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  • Justin

    Agreed. “May” still requires the OP be given chance at recovery. AA’s inability to respond because of an ongoing bankruptcy furthers the OP’s plight of a credit card dispute.

    All and all good travel insurance can prevent headaches. Death is hard to gauge unless a person is terminal. Health is easier to predict. Saving a few bucks can become costly if one misjudges the situation.

    Personally, I travel with insurance. Between two trips to the Emergency Room, Dozens of Hospital Visits, and I’m a walking disaster. All within the last 6 months. Enough said.

  • Carver Clark Farrow


    There is a prohibition against illusory promises in a contract. Or as an old law partner said, promising the sleeves from his vest. The question is, under what terms will AA grant the request. In such a scenario, AA will still be bound by its own internal and customary procedures. It is unlikely that AA will have complete discretion even through it says “may”. So, odds are, AA is still under a legal obligation to provide the voucher.

  • Carver Clark Farrow

    Yes, see my reply to your previous post

  • MarkKelling

    Airline refund/voucher systems just don’t make sense most of the time.

    On a recent trip on UA, the flight was cancelled due to weather issues. UA offered either to rebook on a future flight with no change fee (not the next flight, which is an important distinction) or a full refund to original source of payment. I looked at when I would be able to make the trip and saw that the next opportunity was priced $150 less than the cancelled flight. If I rebooked, I would not get the excess $150 refunded, so I took the full refund and booked the new flights saving $150. IF the flight would have cost $150 more, I would have had to pay UA that extra amount. Doesn’t sound fair to me, yet airlines still wonder why their passengers are not happy.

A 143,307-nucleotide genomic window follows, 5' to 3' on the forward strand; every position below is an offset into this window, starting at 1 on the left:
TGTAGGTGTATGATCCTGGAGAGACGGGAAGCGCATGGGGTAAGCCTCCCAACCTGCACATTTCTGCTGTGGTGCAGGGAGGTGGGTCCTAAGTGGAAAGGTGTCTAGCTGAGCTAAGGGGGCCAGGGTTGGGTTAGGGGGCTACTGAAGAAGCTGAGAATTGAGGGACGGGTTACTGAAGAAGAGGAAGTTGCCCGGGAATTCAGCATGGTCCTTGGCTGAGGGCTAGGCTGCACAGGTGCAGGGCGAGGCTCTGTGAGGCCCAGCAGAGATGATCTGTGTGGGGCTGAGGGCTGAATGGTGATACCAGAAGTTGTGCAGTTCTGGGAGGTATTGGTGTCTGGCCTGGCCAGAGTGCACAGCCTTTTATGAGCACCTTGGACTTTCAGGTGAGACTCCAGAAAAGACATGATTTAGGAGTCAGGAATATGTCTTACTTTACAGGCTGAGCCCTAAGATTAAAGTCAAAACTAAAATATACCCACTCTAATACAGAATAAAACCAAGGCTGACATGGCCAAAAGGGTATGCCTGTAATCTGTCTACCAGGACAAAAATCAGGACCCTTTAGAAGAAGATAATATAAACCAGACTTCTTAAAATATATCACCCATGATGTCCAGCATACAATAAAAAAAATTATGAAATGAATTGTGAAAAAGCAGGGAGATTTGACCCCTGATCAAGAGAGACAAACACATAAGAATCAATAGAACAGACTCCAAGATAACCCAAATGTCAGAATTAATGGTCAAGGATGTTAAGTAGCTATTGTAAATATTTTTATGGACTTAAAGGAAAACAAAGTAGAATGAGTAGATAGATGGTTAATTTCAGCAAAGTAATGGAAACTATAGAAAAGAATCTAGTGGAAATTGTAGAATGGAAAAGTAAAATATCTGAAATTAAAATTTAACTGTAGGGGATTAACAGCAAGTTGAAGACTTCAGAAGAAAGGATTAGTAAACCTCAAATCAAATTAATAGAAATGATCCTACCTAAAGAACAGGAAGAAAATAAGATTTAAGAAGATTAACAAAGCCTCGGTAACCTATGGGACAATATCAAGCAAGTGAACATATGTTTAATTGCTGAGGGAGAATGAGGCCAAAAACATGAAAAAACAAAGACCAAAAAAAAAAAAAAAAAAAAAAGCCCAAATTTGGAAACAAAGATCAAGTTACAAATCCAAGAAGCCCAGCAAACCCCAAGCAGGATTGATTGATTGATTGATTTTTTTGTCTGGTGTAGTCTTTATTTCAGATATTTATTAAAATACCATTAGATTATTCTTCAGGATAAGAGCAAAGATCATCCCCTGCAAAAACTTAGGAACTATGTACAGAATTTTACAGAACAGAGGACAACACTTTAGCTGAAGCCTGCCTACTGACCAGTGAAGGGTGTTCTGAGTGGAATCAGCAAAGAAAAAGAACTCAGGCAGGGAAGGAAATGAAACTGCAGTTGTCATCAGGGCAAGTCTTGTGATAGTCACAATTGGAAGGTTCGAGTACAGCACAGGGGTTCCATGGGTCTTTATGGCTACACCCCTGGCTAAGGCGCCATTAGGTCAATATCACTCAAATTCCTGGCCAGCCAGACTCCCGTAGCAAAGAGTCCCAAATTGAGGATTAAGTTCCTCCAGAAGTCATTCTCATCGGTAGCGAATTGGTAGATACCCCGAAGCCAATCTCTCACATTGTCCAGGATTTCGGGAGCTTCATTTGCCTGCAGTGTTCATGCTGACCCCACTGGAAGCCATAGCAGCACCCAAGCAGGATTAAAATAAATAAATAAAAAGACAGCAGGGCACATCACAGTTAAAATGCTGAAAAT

• Thoroughlyamused

    It’s questionable whether or not they actually breached contract. The only contract they are bound is the COC. While the info on their website is as I stated above, it’s not included in the COC. Many airlines masquerade this as a “Customer Service commitment”, which, as Chris said in another article, is a non–binding promise.

    Of course the OP would prefer a cash refund. Who wouldn’t? But a cash refund is out of the question and she is not entitled to it. And by filing a CC dispute, if you lose, the company is less willing to work with you. I should know. I used to deal with CDW disputes as a manager. I was more than willing to work with the customer in these situations, but if they insisted on filing a CC dispute to get ALL their money back, I would simply send the CC company the contract showing where the customer signed accepting the charge. 9 times out of 10, I would win the dispute, and from that point I would be far less willing to work with the customer. Filing a CC dispute should always be a LAST resort. Especially since a company losing a credit card dispute just means they’ll pursue getting the $$ in other means. That can mean a collection agency or being banned from doing business with said company ever again.

  • Justin

    My experience with disputing charges is the complete opposite. I’ve had nothing but luck 9 out of 10 times. All depends upon the company and whether or not their argument holds water. I try to dispute religiously giving companies fair opportunity to resolve a problem.